Serve cold or at room temperature, garnished with lemon wedges from the remaining lemon half.  Remember that beans absorb salt, causing the flavor to disappear after a day.  Be sure to taste and re-salt leftovers as needed to brighten the taste.  You may want to add a little more lemon juice after day, but I find that the flavors of this salad just get better with time.

Based on Cannellini all’Insalata from “The San Francisco Chronicle Cookbook.”


Picnic Friendly Fare – Lemon Chicken Salad July 6, 2009

Barefoot Contessa Lemon Chicken Salad 7_09This was a hit at my 4th of July picnic.  As there are many more opportunities for picnics to come, I’d thought I’d share it.  This is from The Barefoot Contessa cookbook by Ina Garten.

Note: Give yourself an extra day so that the chicken breasts can marinate overnight before grilling.

There are two parts to this recipe: the grilled chicken, then the assembling of the salad.


3/4 cup freshly squeezed lemon juice (4 lemons) (Yes! Fresh makes a difference!)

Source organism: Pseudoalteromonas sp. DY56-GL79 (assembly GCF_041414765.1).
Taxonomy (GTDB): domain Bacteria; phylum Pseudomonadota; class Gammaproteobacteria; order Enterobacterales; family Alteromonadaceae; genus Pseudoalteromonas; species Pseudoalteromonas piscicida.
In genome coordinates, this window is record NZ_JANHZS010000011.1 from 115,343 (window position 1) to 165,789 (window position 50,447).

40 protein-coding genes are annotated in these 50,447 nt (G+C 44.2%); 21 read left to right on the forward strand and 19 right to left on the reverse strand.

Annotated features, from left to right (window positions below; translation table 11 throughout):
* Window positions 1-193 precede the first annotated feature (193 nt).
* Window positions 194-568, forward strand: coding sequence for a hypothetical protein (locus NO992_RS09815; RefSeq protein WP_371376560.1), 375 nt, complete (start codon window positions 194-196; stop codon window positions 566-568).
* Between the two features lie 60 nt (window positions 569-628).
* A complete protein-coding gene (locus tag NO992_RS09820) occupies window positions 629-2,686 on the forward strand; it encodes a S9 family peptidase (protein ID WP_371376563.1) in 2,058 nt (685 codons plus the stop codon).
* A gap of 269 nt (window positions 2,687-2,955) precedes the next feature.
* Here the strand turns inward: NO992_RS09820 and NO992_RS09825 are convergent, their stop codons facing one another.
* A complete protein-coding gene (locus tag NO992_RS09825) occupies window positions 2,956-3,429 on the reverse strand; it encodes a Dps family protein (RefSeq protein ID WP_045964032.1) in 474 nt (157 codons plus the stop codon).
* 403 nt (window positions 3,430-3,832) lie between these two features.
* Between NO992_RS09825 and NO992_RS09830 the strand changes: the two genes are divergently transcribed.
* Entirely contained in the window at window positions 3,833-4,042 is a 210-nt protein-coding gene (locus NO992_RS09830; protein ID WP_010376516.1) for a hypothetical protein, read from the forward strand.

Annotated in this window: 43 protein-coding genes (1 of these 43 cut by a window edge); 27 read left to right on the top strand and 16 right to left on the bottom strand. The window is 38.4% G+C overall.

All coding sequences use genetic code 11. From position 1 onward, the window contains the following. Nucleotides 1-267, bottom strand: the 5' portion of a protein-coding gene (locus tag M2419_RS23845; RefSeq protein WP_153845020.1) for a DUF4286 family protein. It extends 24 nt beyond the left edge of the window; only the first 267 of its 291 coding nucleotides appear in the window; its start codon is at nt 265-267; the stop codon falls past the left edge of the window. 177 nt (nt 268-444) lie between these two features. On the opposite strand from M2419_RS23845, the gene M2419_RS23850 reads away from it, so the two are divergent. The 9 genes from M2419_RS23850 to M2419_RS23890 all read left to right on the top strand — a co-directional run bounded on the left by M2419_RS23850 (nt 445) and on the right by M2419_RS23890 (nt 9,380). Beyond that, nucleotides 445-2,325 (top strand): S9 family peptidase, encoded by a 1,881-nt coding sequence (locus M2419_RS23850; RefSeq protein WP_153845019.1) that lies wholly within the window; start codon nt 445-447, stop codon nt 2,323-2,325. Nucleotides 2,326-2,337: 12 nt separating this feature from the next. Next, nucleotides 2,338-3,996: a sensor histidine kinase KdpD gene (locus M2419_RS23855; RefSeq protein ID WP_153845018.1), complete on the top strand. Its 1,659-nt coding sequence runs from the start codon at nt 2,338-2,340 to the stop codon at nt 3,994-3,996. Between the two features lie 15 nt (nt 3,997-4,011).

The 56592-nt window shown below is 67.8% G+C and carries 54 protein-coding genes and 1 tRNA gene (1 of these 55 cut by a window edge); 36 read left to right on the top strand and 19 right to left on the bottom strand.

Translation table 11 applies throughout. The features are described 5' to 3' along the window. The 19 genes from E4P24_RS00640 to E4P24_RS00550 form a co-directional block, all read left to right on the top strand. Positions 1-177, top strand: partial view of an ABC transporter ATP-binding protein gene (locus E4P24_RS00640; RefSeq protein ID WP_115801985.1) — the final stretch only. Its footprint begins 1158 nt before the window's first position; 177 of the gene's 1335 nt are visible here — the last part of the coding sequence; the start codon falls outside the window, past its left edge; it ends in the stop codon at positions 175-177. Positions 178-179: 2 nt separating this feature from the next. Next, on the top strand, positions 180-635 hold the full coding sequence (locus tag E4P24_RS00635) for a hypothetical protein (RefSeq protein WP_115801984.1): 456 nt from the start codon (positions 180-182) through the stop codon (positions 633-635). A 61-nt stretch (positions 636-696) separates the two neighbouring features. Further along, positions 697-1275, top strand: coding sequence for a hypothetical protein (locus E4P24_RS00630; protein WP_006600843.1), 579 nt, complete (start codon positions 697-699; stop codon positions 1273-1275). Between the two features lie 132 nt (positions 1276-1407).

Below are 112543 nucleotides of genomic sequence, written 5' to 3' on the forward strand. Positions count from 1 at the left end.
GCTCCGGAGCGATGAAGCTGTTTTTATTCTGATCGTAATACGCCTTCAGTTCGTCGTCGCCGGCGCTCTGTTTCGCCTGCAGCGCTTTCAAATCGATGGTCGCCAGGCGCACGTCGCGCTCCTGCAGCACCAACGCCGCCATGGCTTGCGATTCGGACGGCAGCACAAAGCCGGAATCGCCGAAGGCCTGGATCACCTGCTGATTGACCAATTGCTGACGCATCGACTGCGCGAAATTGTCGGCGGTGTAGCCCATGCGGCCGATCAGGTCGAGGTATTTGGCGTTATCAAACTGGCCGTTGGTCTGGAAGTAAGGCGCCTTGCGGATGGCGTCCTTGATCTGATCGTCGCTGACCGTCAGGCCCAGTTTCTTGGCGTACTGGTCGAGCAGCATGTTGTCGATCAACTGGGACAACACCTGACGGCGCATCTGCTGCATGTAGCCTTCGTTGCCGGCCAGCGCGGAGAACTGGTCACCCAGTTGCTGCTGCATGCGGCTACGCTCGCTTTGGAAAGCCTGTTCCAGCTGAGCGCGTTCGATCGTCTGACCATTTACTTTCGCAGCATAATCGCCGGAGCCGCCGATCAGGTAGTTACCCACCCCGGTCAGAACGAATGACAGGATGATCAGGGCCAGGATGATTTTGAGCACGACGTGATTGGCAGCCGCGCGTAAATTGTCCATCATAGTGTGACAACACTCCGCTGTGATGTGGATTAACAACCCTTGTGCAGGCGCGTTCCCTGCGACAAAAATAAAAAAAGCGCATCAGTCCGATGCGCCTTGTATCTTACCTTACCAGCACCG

3/4 cup good olive oil

2 teaspoons kosher salt

1 teaspoon freshly ground black pepper

1 tablespoon minced fresh thyme leaves (1/2 teaspoon dried)

2 pounds boneless chicken breasts, halved and skin removed.

Whisk together the lemon juice, olive oil, salt, pepper and thyme.  Pour over the chicken breasts in a nonreactive bowl.  Cover and marinate in the refrigerator for 6 hours or overnight.

Grill for about ten minutes on each side.  Allow to chill in refrigerator.  Slice into 3/8-inch-thick slices when ready to assemble salad.


1/4 cup freshly squeezed lemon juice (1 large lemon) (Yes!  Use fresh!)

1/4 cup good olive oil

1 cup raw sugar snap peas, stems and strings removed

1/2 red bell pepper, julienned

1/2 yellow bell pepper, julienned

1 lemon, thinly sliced

1/4 teaspoon kosher salt

1/4 teaspoon freshly ground black pepper

Toss all the ingredients into a bowl, including the chilled, sliced grilled chicken.  Taste for seasonings and serve cold or at room temperature.